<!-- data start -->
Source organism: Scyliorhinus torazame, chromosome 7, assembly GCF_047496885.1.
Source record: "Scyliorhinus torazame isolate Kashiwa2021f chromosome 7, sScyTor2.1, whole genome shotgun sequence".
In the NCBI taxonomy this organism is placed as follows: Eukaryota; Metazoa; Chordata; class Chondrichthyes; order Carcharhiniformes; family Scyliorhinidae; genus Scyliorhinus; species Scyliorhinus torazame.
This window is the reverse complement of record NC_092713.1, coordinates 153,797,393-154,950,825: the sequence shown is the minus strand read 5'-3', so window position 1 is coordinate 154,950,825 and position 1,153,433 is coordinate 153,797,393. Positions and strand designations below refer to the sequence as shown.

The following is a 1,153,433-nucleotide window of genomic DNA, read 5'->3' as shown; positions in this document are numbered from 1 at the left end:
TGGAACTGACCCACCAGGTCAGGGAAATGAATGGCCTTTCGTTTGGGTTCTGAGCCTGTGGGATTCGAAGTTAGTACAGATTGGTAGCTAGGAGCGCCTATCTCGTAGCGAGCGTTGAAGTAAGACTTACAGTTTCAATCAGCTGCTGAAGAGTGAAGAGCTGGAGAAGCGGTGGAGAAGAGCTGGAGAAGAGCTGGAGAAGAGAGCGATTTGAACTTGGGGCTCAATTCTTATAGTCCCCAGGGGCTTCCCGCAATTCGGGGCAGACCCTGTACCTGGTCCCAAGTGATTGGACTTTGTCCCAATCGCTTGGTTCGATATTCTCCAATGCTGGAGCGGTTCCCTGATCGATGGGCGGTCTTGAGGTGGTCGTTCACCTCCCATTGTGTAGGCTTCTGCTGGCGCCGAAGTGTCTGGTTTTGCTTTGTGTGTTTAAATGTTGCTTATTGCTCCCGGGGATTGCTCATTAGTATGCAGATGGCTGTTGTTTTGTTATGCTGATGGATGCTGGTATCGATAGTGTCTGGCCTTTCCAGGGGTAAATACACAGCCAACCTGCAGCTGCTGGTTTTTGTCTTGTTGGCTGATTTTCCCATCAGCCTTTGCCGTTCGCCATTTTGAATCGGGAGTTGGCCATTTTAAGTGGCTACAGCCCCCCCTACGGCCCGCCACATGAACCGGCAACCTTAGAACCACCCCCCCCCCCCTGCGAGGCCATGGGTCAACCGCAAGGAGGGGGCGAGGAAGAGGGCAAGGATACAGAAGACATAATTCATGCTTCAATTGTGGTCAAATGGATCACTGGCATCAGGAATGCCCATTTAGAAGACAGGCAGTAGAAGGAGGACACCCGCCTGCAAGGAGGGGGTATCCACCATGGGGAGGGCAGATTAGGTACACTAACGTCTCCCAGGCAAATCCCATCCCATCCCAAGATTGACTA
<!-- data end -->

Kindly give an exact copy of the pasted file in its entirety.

Source organism: Scyliorhinus torazame, chromosome 7, assembly GCF_047496885.1.
Source record: "Scyliorhinus torazame isolate Kashiwa2021f chromosome 7, sScyTor2.1, whole genome shotgun sequence".
In the NCBI taxonomy this organism is placed as follows: Eukaryota; Metazoa; Chordata; class Chondrichthyes; order Carcharhiniformes; family Scyliorhinidae; genus Scyliorhinus; species Scyliorhinus torazame.
This window is the reverse complement of record NC_092713.1, coordinates 153,797,393-154,950,825: the sequence shown is the minus strand read 5'-3', so window position 1 is coordinate 154,950,825 and position 1,153,433 is coordinate 153,797,393. Positions and strand designations below refer to the sequence as shown.

The following is a 1,153,433-nucleotide window of genomic DNA, read 5'->3' as shown; positions in this document are numbered from 1 at the left end:
TGGAACTGACCCACCAGGTCAGGGAAATGAATGGCCTTTCGTTTGGGTTCTGAGCCTGTGGGATTCGAAGTTAGTACAGATTGGTAGCTAGGAGCGCCTATCTCGTAGCGAGCGTTGAAGTAAGACTTACAGTTTCAATCAGCTGCTGAAGAGTGAAGAGCTGGAGAAGCGGTGGAGAAGAGCTGGAGAAGAGCTGGAGAAGAGAGCGATTTGAACTTGGGGCTCAATTCTTATAGTCCCCAGGGGCTTCCCGCAATTCGGGGCAGACCCTGTACCTGGTCCCAAGTGATTGGACTTTGTCCCAATCGCTTGGTTCGATATTCTCCAATGCTGGAGCGGTTCCCTGATCGATGGGCGGTCTTGAGGTGGTCGTTCACCTCCCATTGTGTAGGCTTCTGCTGGCGCCGAAGTGTCTGGTTTTGCTTTGTGTGTTTAAATGTTGCTTATTGCTCCCGGGGATTGCTCATTAGTATGCAGATGGCTGTTGTTTTGTTATGCTGATGGATGCTGGTATCGATAGTGTCTGGCCTTTCCAGGGGTAAATACACAGCCAACCTGCAGCTGCTGGTTTTTGTCTTGTTGGCTGATTTTCCCATCAGCCTTTGCCGTTCGCCATTTTGAATCGGGAGTTGGCCATTTTAAGTGGCTACAGCCCCCCCTACGGCCCGCCACATGAACCGGCAACCTTAGAACCACCCCCCCCCCCCTGCGAGGCCATGGGTCAACCGCAAGGAGGGGGCGAGGAAGAGGGCAAGGATACAGAAGACATAATTCATGCTTCAATTGTGGTCAAATGGATCACTGGCATCAGGAATGCCCATTTAGAAGACAGGCAGTAGAAGGAGGACACCCGCCTGCAAGGAGGGGGTATCCACCATGGGGAGGGCAGATTAGGTACACTAACGTCTCCCAGGCAAATCCCATCCCATCCCAAGATTGACTA